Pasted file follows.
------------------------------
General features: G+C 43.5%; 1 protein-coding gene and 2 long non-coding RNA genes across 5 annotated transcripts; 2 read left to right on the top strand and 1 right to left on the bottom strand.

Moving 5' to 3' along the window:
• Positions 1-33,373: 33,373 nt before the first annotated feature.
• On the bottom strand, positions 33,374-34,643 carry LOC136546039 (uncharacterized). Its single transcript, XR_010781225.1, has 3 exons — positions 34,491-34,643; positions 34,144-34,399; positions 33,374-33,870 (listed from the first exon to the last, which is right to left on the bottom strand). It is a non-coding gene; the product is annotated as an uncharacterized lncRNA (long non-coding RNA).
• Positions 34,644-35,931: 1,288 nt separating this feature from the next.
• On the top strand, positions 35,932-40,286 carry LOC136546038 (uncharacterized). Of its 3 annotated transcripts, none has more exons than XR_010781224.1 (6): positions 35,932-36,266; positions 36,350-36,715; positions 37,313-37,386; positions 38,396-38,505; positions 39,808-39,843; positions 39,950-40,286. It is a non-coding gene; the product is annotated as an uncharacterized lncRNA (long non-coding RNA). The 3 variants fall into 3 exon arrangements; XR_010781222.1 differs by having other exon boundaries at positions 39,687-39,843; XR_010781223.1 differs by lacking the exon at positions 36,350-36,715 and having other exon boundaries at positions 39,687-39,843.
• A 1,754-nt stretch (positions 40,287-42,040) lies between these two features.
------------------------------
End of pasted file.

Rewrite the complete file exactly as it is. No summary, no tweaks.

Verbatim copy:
General features: G+C 43.5%; 1 protein-coding gene and 2 long non-coding RNA genes across 5 annotated transcripts; 2 read left to right on the top strand and 1 right to left on the bottom strand.

Moving 5' to 3' along the window:
• Positions 1-33,373: 33,373 nt before the first annotated feature.
• On the bottom strand, positions 33,374-34,643 carry LOC136546039 (uncharacterized). Its single transcript, XR_010781225.1, has 3 exons — positions 34,491-34,643; positions 34,144-34,399; positions 33,374-33,870 (listed from the first exon to the last, which is right to left on the bottom strand). It is a non-coding gene; the product is annotated as an uncharacterized lncRNA (long non-coding RNA).
• Positions 34,644-35,931: 1,288 nt separating this feature from the next.
• On the top strand, positions 35,932-40,286 carry LOC136546038 (uncharacterized). Of its 3 annotated transcripts, none has more exons than XR_010781224.1 (6): positions 35,932-36,266; positions 36,350-36,715; positions 37,313-37,386; positions 38,396-38,505; positions 39,808-39,843; positions 39,950-40,286. It is a non-coding gene; the product is annotated as an uncharacterized lncRNA (long non-coding RNA). The 3 variants fall into 3 exon arrangements; XR_010781222.1 differs by having other exon boundaries at positions 39,687-39,843; XR_010781223.1 differs by lacking the exon at positions 36,350-36,715 and having other exon boundaries at positions 39,687-39,843.
• A 1,754-nt stretch (positions 40,287-42,040) lies between these two features.